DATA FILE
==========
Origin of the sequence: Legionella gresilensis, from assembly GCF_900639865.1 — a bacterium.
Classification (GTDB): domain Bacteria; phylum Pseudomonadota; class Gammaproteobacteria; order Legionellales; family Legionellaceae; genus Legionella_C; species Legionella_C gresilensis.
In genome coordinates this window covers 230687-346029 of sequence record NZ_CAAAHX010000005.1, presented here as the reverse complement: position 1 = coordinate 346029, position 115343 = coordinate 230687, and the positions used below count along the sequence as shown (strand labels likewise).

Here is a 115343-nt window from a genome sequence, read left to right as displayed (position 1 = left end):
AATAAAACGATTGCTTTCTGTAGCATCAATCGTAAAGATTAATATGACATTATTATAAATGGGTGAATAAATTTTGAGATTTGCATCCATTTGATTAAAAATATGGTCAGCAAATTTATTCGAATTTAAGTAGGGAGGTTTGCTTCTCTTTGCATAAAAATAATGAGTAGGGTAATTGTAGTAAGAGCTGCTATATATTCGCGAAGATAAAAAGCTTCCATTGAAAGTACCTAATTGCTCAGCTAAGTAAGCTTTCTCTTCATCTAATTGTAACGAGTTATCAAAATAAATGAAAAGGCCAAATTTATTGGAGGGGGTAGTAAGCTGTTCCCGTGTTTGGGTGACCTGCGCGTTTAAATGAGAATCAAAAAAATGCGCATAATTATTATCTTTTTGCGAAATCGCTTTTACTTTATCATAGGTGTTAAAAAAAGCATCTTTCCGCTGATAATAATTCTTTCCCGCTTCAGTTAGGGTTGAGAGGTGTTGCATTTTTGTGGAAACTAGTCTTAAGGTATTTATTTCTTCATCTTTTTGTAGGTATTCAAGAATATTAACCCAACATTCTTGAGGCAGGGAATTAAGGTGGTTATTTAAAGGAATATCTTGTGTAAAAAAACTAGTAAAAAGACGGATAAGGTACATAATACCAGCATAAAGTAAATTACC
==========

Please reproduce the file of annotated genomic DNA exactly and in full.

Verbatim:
Origin of the sequence: Legionella gresilensis, from assembly GCF_900639865.1 — a bacterium.
Classification (GTDB): domain Bacteria; phylum Pseudomonadota; class Gammaproteobacteria; order Legionellales; family Legionellaceae; genus Legionella_C; species Legionella_C gresilensis.
In genome coordinates this window covers 230687-346029 of sequence record NZ_CAAAHX010000005.1, presented here as the reverse complement: position 1 = coordinate 346029, position 115343 = coordinate 230687, and the positions used below count along the sequence as shown (strand labels likewise).

Here is a 115343-nt window from a genome sequence, read left to right as displayed (position 1 = left end):
AATAAAACGATTGCTTTCTGTAGCATCAATCGTAAAGATTAATATGACATTATTATAAATGGGTGAATAAATTTTGAGATTTGCATCCATTTGATTAAAAATATGGTCAGCAAATTTATTCGAATTTAAGTAGGGAGGTTTGCTTCTCTTTGCATAAAAATAATGAGTAGGGTAATTGTAGTAAGAGCTGCTATATATTCGCGAAGATAAAAAGCTTCCATTGAAAGTACCTAATTGCTCAGCTAAGTAAGCTTTCTCTTCATCTAATTGTAACGAGTTATCAAAATAAATGAAAAGGCCAAATTTATTGGAGGGGGTAGTAAGCTGTTCCCGTGTTTGGGTGACCTGCGCGTTTAAATGAGAATCAAAAAAATGCGCATAATTATTATCTTTTTGCGAAATCGCTTTTACTTTATCATAGGTGTTAAAAAAAGCATCTTTCCGCTGATAATAATTCTTTCCCGCTTCAGTTAGGGTTGAGAGGTGTTGCATTTTTGTGGAAACTAGTCTTAAGGTATTTATTTCTTCATCTTTTTGTAGGTATTCAAGAATATTAACCCAACATTCTTGAGGCAGGGAATTAAGGTGGTTATTTAAAGGAATATCTTGTGTAAAAAAACTAGTAAAAAGACGGATAAGGTACATAATACCAGCATAAAGTAAATTACC